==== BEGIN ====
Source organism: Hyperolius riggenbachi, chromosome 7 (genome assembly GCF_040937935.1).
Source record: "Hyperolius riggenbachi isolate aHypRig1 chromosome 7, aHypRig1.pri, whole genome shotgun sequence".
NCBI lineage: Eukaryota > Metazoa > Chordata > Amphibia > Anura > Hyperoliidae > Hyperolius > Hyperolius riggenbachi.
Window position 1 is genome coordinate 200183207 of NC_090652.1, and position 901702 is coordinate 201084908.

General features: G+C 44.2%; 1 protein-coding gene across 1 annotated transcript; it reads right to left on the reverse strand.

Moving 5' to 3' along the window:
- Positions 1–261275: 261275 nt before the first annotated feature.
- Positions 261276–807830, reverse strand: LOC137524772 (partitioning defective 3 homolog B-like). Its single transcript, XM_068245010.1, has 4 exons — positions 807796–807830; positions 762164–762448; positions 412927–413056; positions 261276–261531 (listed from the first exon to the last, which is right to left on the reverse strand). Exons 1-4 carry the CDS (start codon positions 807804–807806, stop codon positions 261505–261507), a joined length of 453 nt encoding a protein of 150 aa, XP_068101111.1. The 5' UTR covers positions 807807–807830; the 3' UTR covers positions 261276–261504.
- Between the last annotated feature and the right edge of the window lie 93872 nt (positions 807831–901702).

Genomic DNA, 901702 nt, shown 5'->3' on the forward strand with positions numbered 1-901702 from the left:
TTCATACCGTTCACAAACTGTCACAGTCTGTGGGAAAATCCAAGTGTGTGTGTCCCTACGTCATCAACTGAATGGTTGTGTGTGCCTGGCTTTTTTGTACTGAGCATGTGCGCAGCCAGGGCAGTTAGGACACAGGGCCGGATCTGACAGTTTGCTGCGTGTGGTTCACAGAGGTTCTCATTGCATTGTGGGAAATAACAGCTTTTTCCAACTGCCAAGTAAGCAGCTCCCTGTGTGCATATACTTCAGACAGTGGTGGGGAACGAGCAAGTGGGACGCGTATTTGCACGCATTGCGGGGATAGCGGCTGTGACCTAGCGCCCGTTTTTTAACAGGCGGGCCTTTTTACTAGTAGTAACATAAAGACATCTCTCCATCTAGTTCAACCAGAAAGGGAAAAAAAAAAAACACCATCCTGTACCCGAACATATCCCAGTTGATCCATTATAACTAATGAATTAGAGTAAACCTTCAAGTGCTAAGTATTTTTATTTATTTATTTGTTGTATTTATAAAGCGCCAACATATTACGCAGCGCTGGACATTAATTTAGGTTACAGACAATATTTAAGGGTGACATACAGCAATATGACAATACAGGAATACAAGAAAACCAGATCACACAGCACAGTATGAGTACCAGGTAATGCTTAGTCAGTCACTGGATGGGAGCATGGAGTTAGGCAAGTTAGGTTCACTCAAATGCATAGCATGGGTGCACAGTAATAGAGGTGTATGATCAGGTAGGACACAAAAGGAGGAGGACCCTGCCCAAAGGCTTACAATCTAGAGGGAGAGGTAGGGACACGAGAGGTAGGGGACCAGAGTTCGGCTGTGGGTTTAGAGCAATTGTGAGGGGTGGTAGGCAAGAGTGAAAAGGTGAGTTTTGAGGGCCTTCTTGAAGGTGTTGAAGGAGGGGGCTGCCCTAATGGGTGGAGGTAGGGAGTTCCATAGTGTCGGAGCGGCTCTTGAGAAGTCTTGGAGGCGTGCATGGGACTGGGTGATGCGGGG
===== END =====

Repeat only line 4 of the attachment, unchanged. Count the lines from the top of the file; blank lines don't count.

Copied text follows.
Window position 1 is genome coordinate 200183207 of NC_090652.1, and position 901702 is coordinate 201084908.